OFF THE FLOOR
A Capitolwire Column
By Peter L. DeCoursey
HARRISBURG (July 10) – Does the new budget agreement make you wonder about the leadership expectancy of GOP leaders negotiating budgets with this governor?
To a large number of conservative Republicans, the kind who tend to dominate primary elections, the story of the Rendell era in Harrisburg is simple: He proposed lots of spending and borrowing, and RINOs, [Republicans in name only] enabled all of it, plus legalizing slots and raising the income tax.
All three of the Republican legislative leaders tagged with that criticism have been publicly punished for that perception by the activist conservative core of their party.
Former Senate President Pro Tem Bob Jubelirer, R-Blair, and former Senate Majority Leader David J. "Chip" Brightbill, R-Lebanon, might have survived their 2006 primaries, pay raise or no pay raise, if they had not been tagged with that label. One conservative group put up billboards to call Jubelirer "Big Spending Bob."
House Speaker Emeritus John Perzel, R-Philadelphia, got the third word of his current title, the "Emeritus" part, for the same reason.
Five of the six House Republicans who voted against Perzel for Speaker in January said they did so because Perzel had been too good at helping Rendell spend too much, tax too much and borrow too much.
OK, so now Brightbill and Jubelirer are lobbyists. Perzel has no official leadership title, although he still has plenty of clout among leaders and lobbyists around here.
They're all gone, and in a budget where the new Senate Republican leadership team and the House GOP vowed to cut spending below Rendell's proposed $27.3 billion, the total will likely be close to $27.5 billion. That is about a 4.4 percent spending increase.
Lawmakers and Rendell will try to argue that figure down even as they prepare to spend it. They will say $390 million or so of dedicated mass transit funding shouldn't count, even though that same line item, at a lower amount, was in last year's state budget.
And they will say that $120 million in more spending not included in Rendell's announced budget figure of $27.369 billion is part of a supplemental appropriation bill, not the budget. To say that they have to ignore the fact that lawmakers may still change their mind on that, and the lawmakers are not hiding the additional spending.
But if you look at what the state plans to spend this year, even if you subtract last year's supplemental, this is an increase of way more than inflation.
Republican leaders vowed to reduce the governor's proposed spending of $27.274 billion back in February. Instead, this plan will add more than $200 million to it.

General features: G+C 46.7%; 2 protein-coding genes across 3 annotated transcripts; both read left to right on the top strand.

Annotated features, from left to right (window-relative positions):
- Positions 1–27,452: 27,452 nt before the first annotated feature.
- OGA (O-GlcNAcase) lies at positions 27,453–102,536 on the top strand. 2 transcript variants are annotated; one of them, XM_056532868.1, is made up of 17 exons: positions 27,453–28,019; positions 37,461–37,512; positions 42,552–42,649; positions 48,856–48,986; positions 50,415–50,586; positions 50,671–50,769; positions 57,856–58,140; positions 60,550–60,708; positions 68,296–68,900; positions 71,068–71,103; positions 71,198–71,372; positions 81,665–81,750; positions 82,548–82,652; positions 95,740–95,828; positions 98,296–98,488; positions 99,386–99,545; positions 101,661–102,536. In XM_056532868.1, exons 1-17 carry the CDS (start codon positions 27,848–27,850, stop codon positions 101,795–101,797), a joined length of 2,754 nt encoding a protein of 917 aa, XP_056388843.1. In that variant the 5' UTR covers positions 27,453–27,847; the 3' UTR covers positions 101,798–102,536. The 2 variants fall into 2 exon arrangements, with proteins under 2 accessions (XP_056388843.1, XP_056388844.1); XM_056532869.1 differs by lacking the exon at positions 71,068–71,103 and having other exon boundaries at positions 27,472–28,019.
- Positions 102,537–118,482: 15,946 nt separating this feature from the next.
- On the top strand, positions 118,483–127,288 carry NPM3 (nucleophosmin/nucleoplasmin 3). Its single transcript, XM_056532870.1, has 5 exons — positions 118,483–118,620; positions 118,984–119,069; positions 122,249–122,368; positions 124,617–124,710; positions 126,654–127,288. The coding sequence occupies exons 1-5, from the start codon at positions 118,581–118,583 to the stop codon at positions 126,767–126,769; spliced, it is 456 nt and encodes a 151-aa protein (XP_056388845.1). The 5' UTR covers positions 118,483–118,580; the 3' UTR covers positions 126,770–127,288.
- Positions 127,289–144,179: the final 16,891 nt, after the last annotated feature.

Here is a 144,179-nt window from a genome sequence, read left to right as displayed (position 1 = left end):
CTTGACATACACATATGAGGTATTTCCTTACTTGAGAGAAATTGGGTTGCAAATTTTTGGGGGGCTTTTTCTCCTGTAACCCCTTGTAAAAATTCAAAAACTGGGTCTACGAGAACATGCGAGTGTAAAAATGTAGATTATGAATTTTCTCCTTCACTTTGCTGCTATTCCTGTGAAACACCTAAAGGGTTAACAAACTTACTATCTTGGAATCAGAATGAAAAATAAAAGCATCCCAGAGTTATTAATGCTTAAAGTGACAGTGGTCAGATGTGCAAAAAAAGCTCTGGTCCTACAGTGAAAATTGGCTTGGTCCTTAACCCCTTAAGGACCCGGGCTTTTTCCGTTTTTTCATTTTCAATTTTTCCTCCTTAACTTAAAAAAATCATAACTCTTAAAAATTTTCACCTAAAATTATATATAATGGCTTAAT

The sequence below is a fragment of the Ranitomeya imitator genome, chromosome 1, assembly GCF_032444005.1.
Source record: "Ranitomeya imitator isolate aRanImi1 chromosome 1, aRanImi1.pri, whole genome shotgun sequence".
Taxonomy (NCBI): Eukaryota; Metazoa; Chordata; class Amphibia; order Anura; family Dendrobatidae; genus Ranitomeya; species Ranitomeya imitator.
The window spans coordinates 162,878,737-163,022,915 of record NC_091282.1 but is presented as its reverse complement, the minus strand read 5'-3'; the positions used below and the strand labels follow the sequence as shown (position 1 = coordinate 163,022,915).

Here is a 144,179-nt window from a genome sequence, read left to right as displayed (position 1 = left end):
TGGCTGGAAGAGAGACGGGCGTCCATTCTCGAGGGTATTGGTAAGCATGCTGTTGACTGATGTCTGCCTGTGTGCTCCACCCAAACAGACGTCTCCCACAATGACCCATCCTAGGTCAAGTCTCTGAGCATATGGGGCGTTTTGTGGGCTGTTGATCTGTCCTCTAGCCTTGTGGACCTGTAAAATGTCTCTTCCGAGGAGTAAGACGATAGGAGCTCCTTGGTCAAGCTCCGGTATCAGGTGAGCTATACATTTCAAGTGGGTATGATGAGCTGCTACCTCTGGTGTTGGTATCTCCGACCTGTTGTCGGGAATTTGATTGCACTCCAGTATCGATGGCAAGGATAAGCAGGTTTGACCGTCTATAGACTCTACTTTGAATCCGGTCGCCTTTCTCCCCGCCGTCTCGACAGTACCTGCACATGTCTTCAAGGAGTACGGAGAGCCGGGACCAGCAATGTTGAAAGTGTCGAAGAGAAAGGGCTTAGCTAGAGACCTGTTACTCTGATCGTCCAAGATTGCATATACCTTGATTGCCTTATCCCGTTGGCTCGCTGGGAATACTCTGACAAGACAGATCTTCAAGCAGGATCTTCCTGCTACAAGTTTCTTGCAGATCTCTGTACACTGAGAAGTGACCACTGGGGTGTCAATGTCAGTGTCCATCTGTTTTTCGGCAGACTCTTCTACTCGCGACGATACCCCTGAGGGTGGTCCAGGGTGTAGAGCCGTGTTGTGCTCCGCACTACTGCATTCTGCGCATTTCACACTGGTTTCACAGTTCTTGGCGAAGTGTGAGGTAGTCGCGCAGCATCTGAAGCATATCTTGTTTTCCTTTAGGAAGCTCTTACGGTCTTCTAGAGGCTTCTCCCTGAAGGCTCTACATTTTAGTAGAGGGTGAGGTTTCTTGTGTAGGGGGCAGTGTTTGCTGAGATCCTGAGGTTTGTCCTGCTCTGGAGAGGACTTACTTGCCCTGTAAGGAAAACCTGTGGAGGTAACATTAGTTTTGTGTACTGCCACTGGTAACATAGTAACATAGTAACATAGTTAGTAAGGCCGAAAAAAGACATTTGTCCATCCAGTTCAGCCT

Vowing to hold the governor's spending increases down, Republican leaders managed to hold him to increasing the state budget by a mere $1.1 billion increase.
Now, given this governor's nearly limitless desire to spend money on his ambitious plans that he says will move the state forward – he really did propose seven taxes or fees, only to find his prior tax increases were so fruitful he didn't need new ones – I am not trying to say the Legislature didn't work hard and save the state some money.
This budget will leave some $300 million or more unspent, and if the Senate Republicans had not insisted on doing so, Rendell and the House Democrats would have cheerfully spent that cash.
But this is a budget that was negotiated primarily by Rendell and two top GOP senators: Senate President Pro Tem Joe Scarnati, R-Jefferson and Senate Majority Leader Dominic Pileggi, R-Delaware.
Both are considered fiscal conservatives compared to Jubelirer, Brightbill and Perzel. But faced with a governor insistent on either spending big in the budget or enacting new taxes for his energy program and to give all state residents healthcare, Scarnati and Pileggi agreed to a budget that far exceeded what they wanted to give Rendell.
I wonder if that predicament sounds familiar to Perzel? While it's true that Pileggi and Scarnati didn't raise taxes in this budget, Perzel only backed taxes in budgets when the state was sliding into fiscal holes. If he'd have been running the House GOP this year at the budget table, I doubt he would have backed a tax hike when there was a nearly $650 million surplus.
In the eyes of conservatives, Pileggi and Scarnati did a better job of stopping Rendell's big new government programs, so far, than Perzel did. Pretty much all of Rendlel's big new programs of the governor's first term – slots, the Commonwealth Financing Agency, several others – were midwived by Perzel.
But we saw this year that even if the key Republicans negotiating the budget aren't from Philadelphia, governors tend to get to spend a billion dollars more, because, well, governors have huge constitutional muscles in the budget process.
Pileggi and Scarnati are also on the hook to help Rendell create his new energy program this fall in a special session.
Pileggi and Scarnati are betting that even this 4.4 percent budget increase, and a new borrowing program they have committed to create but hope to rewrite, will be offset in the eyes of core Republican voters. They think voters will appreciate the tax hikes and mandates on health care, energy and transportation Scarnati and Pileggi avoided.
Perzel miscalculated the effects the similar deals he made would have on a mere six fellow House Republicans, and lost much of the power that made him the dominant lawmaker in this state Capitol for years.
Maybe Pileggi and Scarnati figured it better and worked it out more closely with their caucus.
But it could be, as I suspect, that being the Republican leader who has to deal with this governor on budgets and new programs shortens your leadership life more than smoking would.
We will find out in the next year or so whether it was Perzel or his job as a top GOP leader negotiating with Rendell that stuck in the craw of many Republicans.